Honey for the Biscuit is Tasha Taylor's third album but it plays a bit like a statement of purpose: a confident, colorful claim to the Southern soul throne left vacated by her father, Johnnie Taylor. Soul may be Taylor's birthright but she's determined to modernize the classic sound by emphasizing elements of funk, blues, and even pop on various tracks. Sometimes, she receives an assist from famous friends: Samantha Fish duets on the funky soul-blues workout "Leave That Dog Alone," Keb' Mo' drops by for "Family Tree," Tommy Castro sings on "Same Old Thing," and Robert Randolph plays on the spare, lively "Little Miss Suzie." The latter is ample evidence of Taylor's gifts as a songwriter: she can sharpen a hook and construct a story, turning in tunes that exist within the '60s Southern soul tradition but aren't afraid to play with the form a bit. This agility makes Honey for the Biscuit doubly satisfying: it not only belongs to a long, proud lineage but looks forward to the future.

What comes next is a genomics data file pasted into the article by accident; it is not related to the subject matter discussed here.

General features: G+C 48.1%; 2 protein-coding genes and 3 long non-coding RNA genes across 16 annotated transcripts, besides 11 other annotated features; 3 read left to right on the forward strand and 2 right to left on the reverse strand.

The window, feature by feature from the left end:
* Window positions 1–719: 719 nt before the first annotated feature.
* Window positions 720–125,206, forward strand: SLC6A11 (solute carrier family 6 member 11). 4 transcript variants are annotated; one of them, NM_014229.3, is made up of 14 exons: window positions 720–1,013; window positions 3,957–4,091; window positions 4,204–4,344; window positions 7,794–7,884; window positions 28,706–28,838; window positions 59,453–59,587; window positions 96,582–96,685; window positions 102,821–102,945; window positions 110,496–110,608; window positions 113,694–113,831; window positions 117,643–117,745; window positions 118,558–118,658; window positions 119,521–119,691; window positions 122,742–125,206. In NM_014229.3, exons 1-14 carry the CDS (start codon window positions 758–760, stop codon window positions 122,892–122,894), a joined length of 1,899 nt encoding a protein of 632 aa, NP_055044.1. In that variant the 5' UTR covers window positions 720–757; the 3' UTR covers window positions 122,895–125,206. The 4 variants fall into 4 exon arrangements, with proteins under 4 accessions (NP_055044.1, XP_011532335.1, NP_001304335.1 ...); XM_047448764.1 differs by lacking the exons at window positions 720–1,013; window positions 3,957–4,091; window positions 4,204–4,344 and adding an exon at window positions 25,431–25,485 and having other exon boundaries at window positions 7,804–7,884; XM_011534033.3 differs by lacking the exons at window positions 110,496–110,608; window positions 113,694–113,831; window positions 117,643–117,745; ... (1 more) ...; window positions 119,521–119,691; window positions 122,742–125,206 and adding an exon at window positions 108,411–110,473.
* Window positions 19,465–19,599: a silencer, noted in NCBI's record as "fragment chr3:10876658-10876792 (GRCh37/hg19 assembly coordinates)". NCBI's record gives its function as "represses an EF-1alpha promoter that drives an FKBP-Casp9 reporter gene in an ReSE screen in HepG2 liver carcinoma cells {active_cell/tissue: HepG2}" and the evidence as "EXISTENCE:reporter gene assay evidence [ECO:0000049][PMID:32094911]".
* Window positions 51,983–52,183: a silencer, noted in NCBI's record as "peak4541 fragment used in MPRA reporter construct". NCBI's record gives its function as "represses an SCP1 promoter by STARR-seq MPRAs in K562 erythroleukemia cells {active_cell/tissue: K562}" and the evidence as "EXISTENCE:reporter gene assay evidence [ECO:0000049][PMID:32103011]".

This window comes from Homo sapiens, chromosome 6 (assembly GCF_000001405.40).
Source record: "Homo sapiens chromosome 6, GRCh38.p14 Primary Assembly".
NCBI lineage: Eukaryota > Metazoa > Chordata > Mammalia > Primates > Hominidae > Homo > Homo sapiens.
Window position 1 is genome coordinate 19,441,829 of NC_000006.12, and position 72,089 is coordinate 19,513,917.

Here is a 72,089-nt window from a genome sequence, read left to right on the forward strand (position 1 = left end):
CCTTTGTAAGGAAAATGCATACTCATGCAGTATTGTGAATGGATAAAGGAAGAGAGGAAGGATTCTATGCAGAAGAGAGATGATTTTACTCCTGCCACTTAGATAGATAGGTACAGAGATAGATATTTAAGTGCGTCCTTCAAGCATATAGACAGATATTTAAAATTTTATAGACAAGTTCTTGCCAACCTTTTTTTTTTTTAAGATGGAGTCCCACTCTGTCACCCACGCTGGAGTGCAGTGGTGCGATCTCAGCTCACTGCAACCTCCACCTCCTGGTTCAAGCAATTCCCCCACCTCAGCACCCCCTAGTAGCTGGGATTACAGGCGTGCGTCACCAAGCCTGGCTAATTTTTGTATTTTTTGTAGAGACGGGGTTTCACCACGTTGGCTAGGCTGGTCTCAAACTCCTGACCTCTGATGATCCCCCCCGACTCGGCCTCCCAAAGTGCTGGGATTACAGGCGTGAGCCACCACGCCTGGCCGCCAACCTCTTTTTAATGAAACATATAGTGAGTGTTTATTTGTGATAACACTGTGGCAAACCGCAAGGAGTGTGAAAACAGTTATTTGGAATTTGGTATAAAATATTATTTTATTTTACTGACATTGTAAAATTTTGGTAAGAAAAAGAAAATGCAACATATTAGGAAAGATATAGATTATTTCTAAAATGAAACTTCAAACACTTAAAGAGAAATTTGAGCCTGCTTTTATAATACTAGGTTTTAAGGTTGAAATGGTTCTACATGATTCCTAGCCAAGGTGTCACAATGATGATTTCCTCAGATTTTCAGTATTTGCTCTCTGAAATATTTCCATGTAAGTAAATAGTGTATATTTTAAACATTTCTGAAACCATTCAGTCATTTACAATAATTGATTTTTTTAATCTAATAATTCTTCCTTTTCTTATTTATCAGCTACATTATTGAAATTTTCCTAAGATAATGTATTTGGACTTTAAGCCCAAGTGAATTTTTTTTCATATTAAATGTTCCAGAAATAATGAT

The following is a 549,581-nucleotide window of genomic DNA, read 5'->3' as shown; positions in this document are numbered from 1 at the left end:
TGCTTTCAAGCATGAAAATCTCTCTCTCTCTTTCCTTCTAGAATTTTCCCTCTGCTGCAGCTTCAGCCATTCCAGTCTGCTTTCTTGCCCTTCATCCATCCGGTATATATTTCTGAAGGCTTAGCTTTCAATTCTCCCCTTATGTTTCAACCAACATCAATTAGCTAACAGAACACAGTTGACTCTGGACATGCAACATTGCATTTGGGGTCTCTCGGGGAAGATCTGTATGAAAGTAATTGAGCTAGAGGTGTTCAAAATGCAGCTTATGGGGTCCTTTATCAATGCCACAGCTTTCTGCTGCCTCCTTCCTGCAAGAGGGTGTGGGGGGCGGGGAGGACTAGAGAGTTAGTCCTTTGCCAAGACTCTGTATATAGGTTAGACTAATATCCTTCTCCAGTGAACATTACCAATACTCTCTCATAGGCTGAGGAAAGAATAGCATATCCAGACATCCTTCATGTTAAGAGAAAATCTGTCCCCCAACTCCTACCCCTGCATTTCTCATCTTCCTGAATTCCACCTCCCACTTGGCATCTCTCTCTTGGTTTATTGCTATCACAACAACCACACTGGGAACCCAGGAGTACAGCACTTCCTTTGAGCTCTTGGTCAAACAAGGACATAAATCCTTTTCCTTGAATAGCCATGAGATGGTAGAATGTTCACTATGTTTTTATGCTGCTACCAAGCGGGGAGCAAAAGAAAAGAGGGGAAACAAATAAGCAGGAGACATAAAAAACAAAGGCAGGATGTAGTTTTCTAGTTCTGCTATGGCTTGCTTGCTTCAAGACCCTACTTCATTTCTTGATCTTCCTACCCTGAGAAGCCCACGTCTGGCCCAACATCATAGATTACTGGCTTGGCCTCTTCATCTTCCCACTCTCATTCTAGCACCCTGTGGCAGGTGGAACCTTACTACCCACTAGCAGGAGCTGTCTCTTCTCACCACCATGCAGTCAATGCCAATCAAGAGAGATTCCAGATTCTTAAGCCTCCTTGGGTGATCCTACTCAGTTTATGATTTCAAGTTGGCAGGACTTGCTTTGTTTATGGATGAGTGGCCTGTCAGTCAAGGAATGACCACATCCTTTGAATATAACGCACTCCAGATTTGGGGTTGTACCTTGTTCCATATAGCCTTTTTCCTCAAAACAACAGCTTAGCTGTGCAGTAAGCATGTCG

AllMusic Review by Stephen Thomas Erlewine